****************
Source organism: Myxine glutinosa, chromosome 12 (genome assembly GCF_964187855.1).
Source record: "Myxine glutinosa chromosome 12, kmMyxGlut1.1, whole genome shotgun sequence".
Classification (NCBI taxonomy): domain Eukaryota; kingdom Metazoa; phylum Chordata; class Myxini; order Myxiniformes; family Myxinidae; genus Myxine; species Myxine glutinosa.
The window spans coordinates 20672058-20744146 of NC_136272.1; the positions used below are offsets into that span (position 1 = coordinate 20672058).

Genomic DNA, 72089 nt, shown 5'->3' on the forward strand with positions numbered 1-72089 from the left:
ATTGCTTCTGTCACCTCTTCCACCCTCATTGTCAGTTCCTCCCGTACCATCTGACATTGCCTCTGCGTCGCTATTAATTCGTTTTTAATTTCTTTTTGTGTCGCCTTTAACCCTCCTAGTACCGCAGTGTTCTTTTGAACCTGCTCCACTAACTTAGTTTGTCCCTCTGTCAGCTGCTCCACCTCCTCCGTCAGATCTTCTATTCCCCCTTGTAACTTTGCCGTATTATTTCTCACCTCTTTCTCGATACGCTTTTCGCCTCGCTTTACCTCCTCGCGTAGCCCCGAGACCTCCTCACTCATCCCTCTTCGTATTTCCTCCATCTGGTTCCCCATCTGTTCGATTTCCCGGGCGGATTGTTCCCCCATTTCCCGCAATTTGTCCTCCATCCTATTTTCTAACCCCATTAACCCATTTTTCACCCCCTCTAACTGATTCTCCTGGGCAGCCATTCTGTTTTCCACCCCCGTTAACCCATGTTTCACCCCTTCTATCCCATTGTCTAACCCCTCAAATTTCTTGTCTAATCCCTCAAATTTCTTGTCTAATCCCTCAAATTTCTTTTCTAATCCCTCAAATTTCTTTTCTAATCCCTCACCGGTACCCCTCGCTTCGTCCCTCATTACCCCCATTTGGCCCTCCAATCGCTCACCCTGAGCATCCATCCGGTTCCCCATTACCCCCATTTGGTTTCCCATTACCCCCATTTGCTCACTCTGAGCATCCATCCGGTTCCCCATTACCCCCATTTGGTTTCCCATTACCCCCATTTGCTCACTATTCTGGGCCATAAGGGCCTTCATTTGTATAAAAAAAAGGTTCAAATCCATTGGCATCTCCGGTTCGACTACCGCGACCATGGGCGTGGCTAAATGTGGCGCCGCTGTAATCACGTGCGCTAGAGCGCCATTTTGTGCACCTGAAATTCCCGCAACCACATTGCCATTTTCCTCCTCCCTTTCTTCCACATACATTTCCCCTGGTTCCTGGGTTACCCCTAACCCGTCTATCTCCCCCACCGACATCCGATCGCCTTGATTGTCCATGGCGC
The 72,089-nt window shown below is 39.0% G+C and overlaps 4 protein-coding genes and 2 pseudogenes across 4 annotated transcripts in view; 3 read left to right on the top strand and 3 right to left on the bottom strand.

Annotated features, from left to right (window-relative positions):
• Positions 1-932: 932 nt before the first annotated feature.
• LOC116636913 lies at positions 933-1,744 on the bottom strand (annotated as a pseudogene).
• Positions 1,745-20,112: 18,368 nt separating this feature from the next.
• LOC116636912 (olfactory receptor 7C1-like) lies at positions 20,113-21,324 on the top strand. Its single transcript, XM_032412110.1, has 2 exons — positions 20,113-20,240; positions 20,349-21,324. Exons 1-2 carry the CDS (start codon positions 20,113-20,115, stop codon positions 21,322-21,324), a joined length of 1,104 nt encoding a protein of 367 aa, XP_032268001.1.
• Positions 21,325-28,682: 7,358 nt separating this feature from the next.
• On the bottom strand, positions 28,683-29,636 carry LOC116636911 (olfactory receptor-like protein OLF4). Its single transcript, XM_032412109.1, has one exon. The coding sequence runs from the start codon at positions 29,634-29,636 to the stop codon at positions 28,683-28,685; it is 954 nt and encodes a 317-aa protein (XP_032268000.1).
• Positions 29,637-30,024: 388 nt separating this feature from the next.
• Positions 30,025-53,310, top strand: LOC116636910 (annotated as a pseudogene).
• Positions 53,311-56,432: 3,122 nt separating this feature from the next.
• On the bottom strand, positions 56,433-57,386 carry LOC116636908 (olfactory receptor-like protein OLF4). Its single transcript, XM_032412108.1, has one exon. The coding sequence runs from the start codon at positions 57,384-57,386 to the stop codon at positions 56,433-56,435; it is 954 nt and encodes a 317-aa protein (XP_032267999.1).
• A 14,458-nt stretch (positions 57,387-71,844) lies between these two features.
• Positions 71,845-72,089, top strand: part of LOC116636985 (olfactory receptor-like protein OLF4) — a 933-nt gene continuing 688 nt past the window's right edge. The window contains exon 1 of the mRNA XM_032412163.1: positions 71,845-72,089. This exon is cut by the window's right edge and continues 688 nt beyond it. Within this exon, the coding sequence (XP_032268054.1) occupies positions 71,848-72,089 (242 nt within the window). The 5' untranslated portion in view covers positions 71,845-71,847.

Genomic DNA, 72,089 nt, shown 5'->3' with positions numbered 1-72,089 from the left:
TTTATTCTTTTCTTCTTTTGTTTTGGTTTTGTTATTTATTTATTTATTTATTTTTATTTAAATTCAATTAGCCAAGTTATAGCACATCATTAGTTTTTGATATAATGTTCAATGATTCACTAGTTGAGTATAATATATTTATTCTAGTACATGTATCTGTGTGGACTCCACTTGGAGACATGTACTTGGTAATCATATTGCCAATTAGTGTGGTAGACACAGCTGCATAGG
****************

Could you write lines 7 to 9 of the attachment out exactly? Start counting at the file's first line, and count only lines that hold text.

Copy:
The 72,089-nt window shown below is 39.0% G+C and overlaps 4 protein-coding genes and 2 pseudogenes across 4 annotated transcripts in view; 3 read left to right on the top strand and 3 right to left on the bottom strand.

Annotated features, from left to right (window-relative positions):
• Positions 1-932: 932 nt before the first annotated feature.